Patients with obstructive sleep apnea (OSA) are at an increased risk for perioperative and postoperative complications after receiving intravenous (IV) sedation or postoperative analgesia. We previously showed that most oral and maxillofacial surgery (OMS) providers do not screen for OSA using a quantifiable method. The purpose of this study was to determine the prevalence of OSA risk in the OMS office-based anesthesia patient population using the snoring, tiredness, observed apnea, high blood pressure, body mass index, age, neck circumference, and gender (STOP-BANG) questionnaire.
After deeming patients (n = 153) suitable for outpatient IV sedation using our existing institutional ambulatory preanesthesia protocol, 2 OMS providers administered the STOP-BANG questionnaire to classify patient risk for OSA. The questionnaire is a concise, validated predictor for OSA risk and consists of 8 yes or no questions.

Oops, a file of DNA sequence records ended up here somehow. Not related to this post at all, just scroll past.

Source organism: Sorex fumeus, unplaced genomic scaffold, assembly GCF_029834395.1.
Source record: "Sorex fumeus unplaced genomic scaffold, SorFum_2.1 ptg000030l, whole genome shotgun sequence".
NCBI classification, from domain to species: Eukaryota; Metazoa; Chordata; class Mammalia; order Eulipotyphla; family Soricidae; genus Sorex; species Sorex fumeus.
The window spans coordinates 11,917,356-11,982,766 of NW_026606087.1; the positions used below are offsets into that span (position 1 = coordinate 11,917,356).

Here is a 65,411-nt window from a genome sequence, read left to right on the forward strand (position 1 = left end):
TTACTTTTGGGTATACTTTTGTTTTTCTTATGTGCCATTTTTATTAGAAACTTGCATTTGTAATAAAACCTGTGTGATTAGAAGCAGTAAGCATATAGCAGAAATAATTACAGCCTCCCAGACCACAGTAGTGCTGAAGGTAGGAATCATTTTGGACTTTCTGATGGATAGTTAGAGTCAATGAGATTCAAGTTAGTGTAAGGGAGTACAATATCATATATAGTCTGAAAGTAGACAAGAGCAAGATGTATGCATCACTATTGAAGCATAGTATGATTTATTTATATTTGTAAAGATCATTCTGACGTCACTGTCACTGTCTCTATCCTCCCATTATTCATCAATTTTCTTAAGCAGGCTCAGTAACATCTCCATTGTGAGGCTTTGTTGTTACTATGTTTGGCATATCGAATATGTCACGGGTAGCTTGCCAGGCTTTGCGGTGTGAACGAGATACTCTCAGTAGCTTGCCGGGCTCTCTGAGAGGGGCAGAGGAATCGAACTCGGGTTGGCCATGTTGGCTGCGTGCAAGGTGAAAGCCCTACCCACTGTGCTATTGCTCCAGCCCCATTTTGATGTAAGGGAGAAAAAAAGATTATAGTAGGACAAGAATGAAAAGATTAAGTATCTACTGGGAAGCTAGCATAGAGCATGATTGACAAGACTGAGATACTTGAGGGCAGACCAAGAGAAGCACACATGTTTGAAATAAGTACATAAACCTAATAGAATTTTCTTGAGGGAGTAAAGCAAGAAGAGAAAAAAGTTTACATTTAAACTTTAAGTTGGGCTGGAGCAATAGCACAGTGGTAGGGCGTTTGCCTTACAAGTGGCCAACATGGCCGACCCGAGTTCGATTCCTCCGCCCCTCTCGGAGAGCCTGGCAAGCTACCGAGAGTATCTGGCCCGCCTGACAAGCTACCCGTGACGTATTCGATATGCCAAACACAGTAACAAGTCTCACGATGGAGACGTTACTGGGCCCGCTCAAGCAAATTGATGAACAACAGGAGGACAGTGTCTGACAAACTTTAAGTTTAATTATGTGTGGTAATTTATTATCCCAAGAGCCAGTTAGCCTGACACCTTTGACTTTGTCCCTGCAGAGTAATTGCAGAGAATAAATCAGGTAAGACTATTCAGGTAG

Of the 153 patients, 141 (92.16%) were at a low risk for moderate to severe OSA, 11 (7.19%) were at a moderate risk, and 1 (0.65%) was at a high risk. Overall, 12 (7.84%) patients were shown to be at risk for OSA. We estimate with 95% confidence that between 5.7 and 10% of all OMS office-based anesthesia patients are at risk for OSA. The IV sedation plans for 4 (2.61%) patients were changed after including OSA risk with the existing preanesthesia protocol.
A statistically significant proportion (95% confidence interval, 0.0567 to 0.100) of the OMS office-based anesthesia patient population is at an increased risk for moderate to severe OSA. These results outline the importance of screening for OSA before office-based anesthesia administration. OMS providers can easily use the STOP-BANG questionnaire to assess OSA risk, modify anesthesia management, and improve patient safety.
Copyright © 2020. Published by Elsevier Inc.